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Compare/contrast Cinderella Essay

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Compare/Contrast Cinderella Essay

“The Walt Disney Company is a powerful economic and cultural phenomenon known throughout the United States and the world as a provider of family entertainment (Maltin, 1, 308). Its media and entertainment holdings establish it as a central communicator in contemporary life. As such, it provides many of the first narratives children use to learn about the world” (Ward, 1). Disney has always been family oriented making it one of the main attractions of reading something Disney. They always have an innocent feeling to their stories, which makes it more appealing for children. But in Vietnamese fairytales a family oriented story may be somewhat gory or violent. “The stories from Vietnam tell us about their culture, their beliefs, and their determination throughout time” (Ly, 1). The 1950 version of “Cinderella”, written by Walter Disney and adapted by Campbell Grant, has some differences and similarities to the Vietnamese “Tam and Cam”, by Vo Van Thang and Jim Larsen. They differ in their violent content in their stories but similarly have a great deal of magic included and also both have prevalent characters to help them find their way.

Being a Disney tale “Cinderella” was not a very violent story. “Our analysis of morality in entertainment is limited and stylized at present. Violence in the media is a major concern, and we research it relentlessly. But our treatments are typically moralistic and academically superficial” (Christians, foreward). In Disney it is “moral” to not use violence and it is also what is culturally acceptable. In Vietnam it is culturally significant to present the violence how it is and it is told to children in this same way. “The stories came about as a means of escaping their everyday lives and a way to live out their dream worlds” (Ly, 1). Tam was the good sister and Cam was the evil stepsister who took orders from her evil stepmother. Tam finally had one last chance to get back at them both for the misery they put her through, and she took her chance. “When Cam was in the hole Tam ordered the servants to pour in the boiling water, and so her stepsister met her death. Tam had the body made into mam, a rich sauce, and sent it to her stepmother, saying that it was a present from her daughter. Each day the woman ate some of the mam with her meals, always commenting on how delicious it was” (Van Thang, 233). The difference between stories is mostly a cultural difference and shows what's socially acceptable within each culture.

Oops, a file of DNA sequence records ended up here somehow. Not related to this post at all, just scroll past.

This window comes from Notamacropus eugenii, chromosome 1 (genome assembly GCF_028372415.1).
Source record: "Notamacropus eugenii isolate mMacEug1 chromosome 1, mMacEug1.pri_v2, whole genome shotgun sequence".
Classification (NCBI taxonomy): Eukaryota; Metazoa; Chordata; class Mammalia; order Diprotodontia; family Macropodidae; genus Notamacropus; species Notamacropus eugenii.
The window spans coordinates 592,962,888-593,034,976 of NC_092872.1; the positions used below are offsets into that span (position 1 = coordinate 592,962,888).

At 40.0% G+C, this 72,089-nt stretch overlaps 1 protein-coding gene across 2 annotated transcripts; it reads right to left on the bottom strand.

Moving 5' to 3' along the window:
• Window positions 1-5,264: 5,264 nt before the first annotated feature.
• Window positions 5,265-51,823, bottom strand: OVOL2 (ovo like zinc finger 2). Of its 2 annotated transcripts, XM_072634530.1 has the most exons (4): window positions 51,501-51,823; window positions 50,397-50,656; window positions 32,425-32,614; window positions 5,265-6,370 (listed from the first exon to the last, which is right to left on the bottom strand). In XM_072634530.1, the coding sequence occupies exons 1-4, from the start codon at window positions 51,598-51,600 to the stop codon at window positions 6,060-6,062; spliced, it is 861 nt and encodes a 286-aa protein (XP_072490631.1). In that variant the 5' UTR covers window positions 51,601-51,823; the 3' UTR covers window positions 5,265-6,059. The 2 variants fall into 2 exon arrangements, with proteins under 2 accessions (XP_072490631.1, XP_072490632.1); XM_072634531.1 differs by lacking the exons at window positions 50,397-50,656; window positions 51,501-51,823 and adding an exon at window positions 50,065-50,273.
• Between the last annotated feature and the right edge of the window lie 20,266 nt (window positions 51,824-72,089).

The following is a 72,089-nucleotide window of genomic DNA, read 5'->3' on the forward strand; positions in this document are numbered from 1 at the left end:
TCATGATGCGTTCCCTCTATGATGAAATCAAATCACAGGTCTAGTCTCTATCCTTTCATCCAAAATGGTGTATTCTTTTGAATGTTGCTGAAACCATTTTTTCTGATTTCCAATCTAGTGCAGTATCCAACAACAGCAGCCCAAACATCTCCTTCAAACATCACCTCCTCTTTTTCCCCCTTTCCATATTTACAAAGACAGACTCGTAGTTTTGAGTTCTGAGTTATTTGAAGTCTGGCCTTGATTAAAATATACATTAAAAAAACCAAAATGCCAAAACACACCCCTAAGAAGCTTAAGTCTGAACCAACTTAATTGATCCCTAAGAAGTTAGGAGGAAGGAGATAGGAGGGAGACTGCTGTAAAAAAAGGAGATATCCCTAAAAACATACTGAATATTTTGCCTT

The story of Cinderella could be one of the most magical tales of all times. It takes a true believer to make this story come alive. In the Disney version of “Cinderella” magic is used to help Cinderella get to the ball in a fashionable style. First a “fat pumpkin was turned into a splendid coach” (Disney, 516), then “her pet mice became horses and her dog became a footman. Soon after the barn horse was turned into a coachman” (Disney, 516). This is only some of the magic that unveils during Cinderella’s adventure to get to the ball. In “Tam and Cam” much magic is also used but there is a different kind of magic, which can relate closely to reincarnation. Tam comes back to life many times throughout this story after her stepmother and stepsister kill her. She comes back as a bird, then a tree, then a spindle, then a fruit, and then finally as herself. Each time her stepsister tried to kill her she came back and would make it obvious to the king that it was her, his beloved wife. When she came back as the delicious smelling thi fruit a nice old woman took the fruit promising she would never eat it, only smell it. “ Each day, when the old woman went to her stall, a small figure stepped from the thi fruit and grew into the form of Tam. She cleaned the house, put things in order, cooked the rice and made soup out of vegetables from the garden. Then she became tiny again and went back inside the thi fruit. There was even another source of magic in which the fish bones of her old fish friend became a silk dress, a silk scarf, a pair of embroidered shoes, and a miniature horse “it neighed once, and grew to become a noble steed” (Van Thang, 230), and finally a saddle and bridle which fit the horse perfectly. Both stories relate in their use of magic but the Vietnamese version practices the religious beliefs of their Buddhist culture with reincarnation.

To help Cinderella and Tam figure out how to understand this magic they both get help from different characters in their stories. In “Cinderella” after her stepsisters taunted her about not



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